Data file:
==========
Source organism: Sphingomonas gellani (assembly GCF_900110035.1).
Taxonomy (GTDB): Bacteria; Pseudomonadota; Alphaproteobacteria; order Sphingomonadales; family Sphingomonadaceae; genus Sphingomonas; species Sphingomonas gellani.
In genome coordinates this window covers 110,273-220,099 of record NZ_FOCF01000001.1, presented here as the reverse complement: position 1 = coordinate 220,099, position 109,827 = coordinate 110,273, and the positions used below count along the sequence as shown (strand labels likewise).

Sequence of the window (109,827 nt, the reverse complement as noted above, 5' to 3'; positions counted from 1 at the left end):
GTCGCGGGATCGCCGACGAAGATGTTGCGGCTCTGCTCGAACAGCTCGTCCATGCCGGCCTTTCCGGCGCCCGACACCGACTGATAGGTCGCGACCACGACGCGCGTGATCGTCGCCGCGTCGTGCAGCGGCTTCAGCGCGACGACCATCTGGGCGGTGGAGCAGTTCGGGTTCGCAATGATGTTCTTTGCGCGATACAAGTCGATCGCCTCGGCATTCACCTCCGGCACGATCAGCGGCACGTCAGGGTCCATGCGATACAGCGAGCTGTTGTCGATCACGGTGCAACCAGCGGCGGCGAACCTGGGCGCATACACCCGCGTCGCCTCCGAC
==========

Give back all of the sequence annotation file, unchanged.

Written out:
Source organism: Sphingomonas gellani (assembly GCF_900110035.1).
Taxonomy (GTDB): Bacteria; Pseudomonadota; Alphaproteobacteria; order Sphingomonadales; family Sphingomonadaceae; genus Sphingomonas; species Sphingomonas gellani.
In genome coordinates this window covers 110,273-220,099 of record NZ_FOCF01000001.1, presented here as the reverse complement: position 1 = coordinate 220,099, position 109,827 = coordinate 110,273, and the positions used below count along the sequence as shown (strand labels likewise).

Sequence of the window (109,827 nt, the reverse complement as noted above, 5' to 3'; positions counted from 1 at the left end):
GTCGCGGGATCGCCGACGAAGATGTTGCGGCTCTGCTCGAACAGCTCGTCCATGCCGGCCTTTCCGGCGCCCGACACCGACTGATAGGTCGCGACCACGACGCGCGTGATCGTCGCCGCGTCGTGCAGCGGCTTCAGCGCGACGACCATCTGGGCGGTGGAGCAGTTCGGGTTCGCAATGATGTTCTTTGCGCGATACAAGTCGATCGCCTCGGCATTCACCTCCGGCACGATCAGCGGCACGTCAGGGTCCATGCGATACAGCGAGCTGTTGTCGATCACGGTGCAACCAGCGGCGGCGAACCTGGGCGCATACACCCGCGTCGCCTCCGAC